Rick Collier on Mount Chown in Jasper National Park. (Liam Harrap/Revelstoke Review)

Liam’s lowdown: Do what you do what you do

What’s your “thing”?

Oh that dreaded question.

I never know what to say. I probably get awkward, my face will go red, I’ll splutter and probably try to change the topic to something like the escalating situation in Syria. A few weeks ago I was working on a hockey story and admitted to my interviewee that hockey wasn’t “my thing”.

“So what is your thing,” he asked.

“Plants or lichen,” I replied in panic.

*Crickets*

In retrospect, plants and lichen aren’t really my thing. I like them but know little. I just knew hockey wasn’t. That question reminds me of one man. There are few mountains in the Canadian Rockies that Rick Collier hadn’t summited. He bushwhacked, thrashed, scaled and climbed more than 1200 different peaks around the world. He was second to ascend all 11,000ers in the Canadian Rockies. Sadly, as Ponyboy once said nothing gold can ever last. In 2012, at the age of 71 Collier fell to his death on Mount Geikie in Mount Robson Provincial Park after the rock face gave way. The B.C. Coroner said he died within moments. It always frustrated me that news articles at the time barely mentioned that he was a climber. Instead focusing on his environmental activism and that he was a former NDP candidate. But that wasn’t what he was known for. Sometimes the media gets it wrong.

Collier had invited me on that trip. I always wonder what would have happened if I had gone. What if?

Collier was a literature professor at Mount Royal University and once wrote a piece that has resonated with me ever since.

“Early on I realized that tennis, baseball, or any sport requiring the careful management of a spheroid was beyond my capabilities; indeed, most activities demanding agility and coordination were best left for more competent others. However, I was exceptional at something quite different — suffering. Give me sweating, gut-it-out, muscle-aching recreations. I excelled at long-distance running, cycle touring, multi-day ski trips, mountain climbing. By age twenty I understood that this was not merely neurosis: bushwhacking through a remote valley or hauling my carcass up the rubble and cliffs of yet another unremarkable summit was transfiguring; I was clawing myself out of the boxes that imprison us all: education, job, debt, responsibility, others’ expectations. I could breathe and smell and taste exquisitely, and, for a time, see into the life of things.”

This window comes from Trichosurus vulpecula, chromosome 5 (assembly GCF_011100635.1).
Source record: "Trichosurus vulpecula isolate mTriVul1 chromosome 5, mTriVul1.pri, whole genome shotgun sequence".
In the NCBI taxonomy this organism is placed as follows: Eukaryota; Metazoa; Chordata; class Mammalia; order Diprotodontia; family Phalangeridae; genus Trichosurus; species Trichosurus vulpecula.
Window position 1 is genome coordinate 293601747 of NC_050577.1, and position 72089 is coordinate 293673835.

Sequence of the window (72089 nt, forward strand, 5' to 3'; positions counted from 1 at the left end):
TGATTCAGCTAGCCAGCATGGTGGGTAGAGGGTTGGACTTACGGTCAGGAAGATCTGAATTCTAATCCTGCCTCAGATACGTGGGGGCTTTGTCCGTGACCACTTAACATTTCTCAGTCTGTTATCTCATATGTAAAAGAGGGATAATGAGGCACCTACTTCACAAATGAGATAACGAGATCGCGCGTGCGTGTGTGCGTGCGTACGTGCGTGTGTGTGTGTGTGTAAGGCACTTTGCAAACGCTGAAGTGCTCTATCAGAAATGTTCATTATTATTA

I, too, excel at suffering.

My entire life I’ve groveled from one mountain to the next. I’ve climbed more mountains than most, but I don’t call myself a climber. I lack the finesse and courage, more important are the tennis ball pikas and brilliant blue forget-me-nots. My summers are usually spent pouring over maps and looking for obscure peaks that aren’t in a guidebook or really have any notability except for existing. I crawl up slopes with a mountainous pack filled with cheese platters and watermelons. At the end of the day, my body is broken. But I’m happy. It lets me “see into the life of things”.

I’ve skied all my life, but I’m not great. I have little form, grace, or style. I just point my skis downhill, wiggle my bum, and hope for the best. I’m good at enduring, at least in the physical aspect. I’m an emotional marshmallow inside that sobs in movies like Seabiscuit and Babe: Pig in the City (that scene where the pit bull is chasing the pig with a lawn mower attached and Babe’s minuscule life flashes before his eyes…Jocelyn I need a tissue).

One time at a first aid course, we went around the circle and the instructor asked what people were good at.

“You’re good at talking with people? OK, you’ll console people after an accident? You have a communication job? OK, you’ll talk with 911.”

When the circle came to me, I for some stupid reason said I was good at suffering.

Again, awkward silence.

“You earlier said you have a biology background? OK, we’ll put you in charge of pets.”

And so on this Christmas Eve, I raise my glass to those who excel at things not celebrated on glossy posters, adventure videos, universities, and postcards. As Collier wrote, if they help you claw out from the boxes that imprison us all, keep doing them.

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